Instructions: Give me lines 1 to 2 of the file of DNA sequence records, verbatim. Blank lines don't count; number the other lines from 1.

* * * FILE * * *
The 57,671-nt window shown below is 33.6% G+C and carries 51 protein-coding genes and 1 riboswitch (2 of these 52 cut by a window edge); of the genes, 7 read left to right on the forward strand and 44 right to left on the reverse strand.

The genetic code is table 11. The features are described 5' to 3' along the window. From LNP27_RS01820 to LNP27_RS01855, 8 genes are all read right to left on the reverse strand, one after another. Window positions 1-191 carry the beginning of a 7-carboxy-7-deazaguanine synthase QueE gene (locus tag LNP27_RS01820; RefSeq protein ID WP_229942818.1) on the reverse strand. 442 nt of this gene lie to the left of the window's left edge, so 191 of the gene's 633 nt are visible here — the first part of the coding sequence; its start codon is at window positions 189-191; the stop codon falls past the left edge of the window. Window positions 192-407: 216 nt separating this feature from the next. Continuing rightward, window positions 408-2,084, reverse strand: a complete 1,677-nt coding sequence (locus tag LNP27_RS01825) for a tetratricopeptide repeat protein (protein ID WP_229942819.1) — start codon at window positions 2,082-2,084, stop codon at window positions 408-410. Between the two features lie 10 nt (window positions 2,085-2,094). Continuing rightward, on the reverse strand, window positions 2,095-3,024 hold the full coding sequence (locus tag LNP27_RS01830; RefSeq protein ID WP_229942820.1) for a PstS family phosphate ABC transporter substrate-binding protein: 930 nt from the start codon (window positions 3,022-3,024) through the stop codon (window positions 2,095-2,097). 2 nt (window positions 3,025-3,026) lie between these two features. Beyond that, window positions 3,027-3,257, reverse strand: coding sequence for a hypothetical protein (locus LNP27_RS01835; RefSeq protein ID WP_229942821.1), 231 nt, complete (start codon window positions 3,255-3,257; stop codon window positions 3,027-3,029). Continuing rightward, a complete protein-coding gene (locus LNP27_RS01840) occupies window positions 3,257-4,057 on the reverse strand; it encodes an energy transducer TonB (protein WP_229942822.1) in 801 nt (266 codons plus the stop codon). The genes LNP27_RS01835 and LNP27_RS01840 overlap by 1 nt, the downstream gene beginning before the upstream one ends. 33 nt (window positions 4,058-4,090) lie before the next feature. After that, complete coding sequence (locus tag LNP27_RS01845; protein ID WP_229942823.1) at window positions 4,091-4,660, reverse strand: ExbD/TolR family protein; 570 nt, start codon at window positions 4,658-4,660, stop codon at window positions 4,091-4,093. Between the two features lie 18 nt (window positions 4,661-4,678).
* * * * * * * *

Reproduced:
The 57,671-nt window shown below is 33.6% G+C and carries 51 protein-coding genes and 1 riboswitch (2 of these 52 cut by a window edge); of the genes, 7 read left to right on the forward strand and 44 right to left on the reverse strand.

The genetic code is table 11. The features are described 5' to 3' along the window. From LNP27_RS01820 to LNP27_RS01855, 8 genes are all read right to left on the reverse strand, one after another. Window positions 1-191 carry the beginning of a 7-carboxy-7-deazaguanine synthase QueE gene (locus tag LNP27_RS01820; RefSeq protein ID WP_229942818.1) on the reverse strand. 442 nt of this gene lie to the left of the window's left edge, so 191 of the gene's 633 nt are visible here — the first part of the coding sequence; its start codon is at window positions 189-191; the stop codon falls past the left edge of the window. Window positions 192-407: 216 nt separating this feature from the next. Continuing rightward, window positions 408-2,084, reverse strand: a complete 1,677-nt coding sequence (locus tag LNP27_RS01825) for a tetratricopeptide repeat protein (protein ID WP_229942819.1) — start codon at window positions 2,082-2,084, stop codon at window positions 408-410. Between the two features lie 10 nt (window positions 2,085-2,094). Continuing rightward, on the reverse strand, window positions 2,095-3,024 hold the full coding sequence (locus tag LNP27_RS01830; RefSeq protein ID WP_229942820.1) for a PstS family phosphate ABC transporter substrate-binding protein: 930 nt from the start codon (window positions 3,022-3,024) through the stop codon (window positions 2,095-2,097). 2 nt (window positions 3,025-3,026) lie between these two features. Beyond that, window positions 3,027-3,257, reverse strand: coding sequence for a hypothetical protein (locus LNP27_RS01835; RefSeq protein ID WP_229942821.1), 231 nt, complete (start codon window positions 3,255-3,257; stop codon window positions 3,027-3,029). Continuing rightward, a complete protein-coding gene (locus LNP27_RS01840) occupies window positions 3,257-4,057 on the reverse strand; it encodes an energy transducer TonB (protein WP_229942822.1) in 801 nt (266 codons plus the stop codon). The genes LNP27_RS01835 and LNP27_RS01840 overlap by 1 nt, the downstream gene beginning before the upstream one ends. 33 nt (window positions 4,058-4,090) lie before the next feature. After that, complete coding sequence (locus tag LNP27_RS01845; protein ID WP_229942823.1) at window positions 4,091-4,660, reverse strand: ExbD/TolR family protein; 570 nt, start codon at window positions 4,658-4,660, stop codon at window positions 4,091-4,093. Between the two features lie 18 nt (window positions 4,661-4,678).